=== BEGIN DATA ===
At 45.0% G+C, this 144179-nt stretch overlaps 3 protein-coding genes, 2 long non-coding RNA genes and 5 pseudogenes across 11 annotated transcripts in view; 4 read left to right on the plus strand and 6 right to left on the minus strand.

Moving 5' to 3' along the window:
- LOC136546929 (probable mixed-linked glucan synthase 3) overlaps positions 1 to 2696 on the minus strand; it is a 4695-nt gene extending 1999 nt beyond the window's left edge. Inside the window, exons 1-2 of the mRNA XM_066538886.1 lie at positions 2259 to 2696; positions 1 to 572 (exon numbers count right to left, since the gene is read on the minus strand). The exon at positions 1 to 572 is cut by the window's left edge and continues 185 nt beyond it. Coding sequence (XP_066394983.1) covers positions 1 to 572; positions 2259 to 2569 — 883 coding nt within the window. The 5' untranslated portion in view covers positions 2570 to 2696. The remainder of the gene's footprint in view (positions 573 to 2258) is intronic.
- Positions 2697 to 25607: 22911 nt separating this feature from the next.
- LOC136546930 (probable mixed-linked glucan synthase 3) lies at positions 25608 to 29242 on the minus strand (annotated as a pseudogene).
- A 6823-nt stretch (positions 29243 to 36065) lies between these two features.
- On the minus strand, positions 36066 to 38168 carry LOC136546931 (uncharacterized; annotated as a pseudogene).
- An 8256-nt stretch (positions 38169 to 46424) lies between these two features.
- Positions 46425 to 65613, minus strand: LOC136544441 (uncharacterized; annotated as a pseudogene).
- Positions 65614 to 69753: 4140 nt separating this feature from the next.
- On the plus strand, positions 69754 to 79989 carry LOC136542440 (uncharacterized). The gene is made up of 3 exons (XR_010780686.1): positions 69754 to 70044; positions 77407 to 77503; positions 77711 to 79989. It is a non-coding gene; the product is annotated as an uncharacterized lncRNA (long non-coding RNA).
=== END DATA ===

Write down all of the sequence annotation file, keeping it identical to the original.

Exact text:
At 45.0% G+C, this 144179-nt stretch overlaps 3 protein-coding genes, 2 long non-coding RNA genes and 5 pseudogenes across 11 annotated transcripts in view; 4 read left to right on the plus strand and 6 right to left on the minus strand.

Moving 5' to 3' along the window:
- LOC136546929 (probable mixed-linked glucan synthase 3) overlaps positions 1 to 2696 on the minus strand; it is a 4695-nt gene extending 1999 nt beyond the window's left edge. Inside the window, exons 1-2 of the mRNA XM_066538886.1 lie at positions 2259 to 2696; positions 1 to 572 (exon numbers count right to left, since the gene is read on the minus strand). The exon at positions 1 to 572 is cut by the window's left edge and continues 185 nt beyond it. Coding sequence (XP_066394983.1) covers positions 1 to 572; positions 2259 to 2569 — 883 coding nt within the window. The 5' untranslated portion in view covers positions 2570 to 2696. The remainder of the gene's footprint in view (positions 573 to 2258) is intronic.
- Positions 2697 to 25607: 22911 nt separating this feature from the next.
- LOC136546930 (probable mixed-linked glucan synthase 3) lies at positions 25608 to 29242 on the minus strand (annotated as a pseudogene).
- A 6823-nt stretch (positions 29243 to 36065) lies between these two features.
- On the minus strand, positions 36066 to 38168 carry LOC136546931 (uncharacterized; annotated as a pseudogene).
- An 8256-nt stretch (positions 38169 to 46424) lies between these two features.
- Positions 46425 to 65613, minus strand: LOC136544441 (uncharacterized; annotated as a pseudogene).
- Positions 65614 to 69753: 4140 nt separating this feature from the next.
- On the plus strand, positions 69754 to 79989 carry LOC136542440 (uncharacterized). The gene is made up of 3 exons (XR_010780686.1): positions 69754 to 70044; positions 77407 to 77503; positions 77711 to 79989. It is a non-coding gene; the product is annotated as an uncharacterized lncRNA (long non-coding RNA).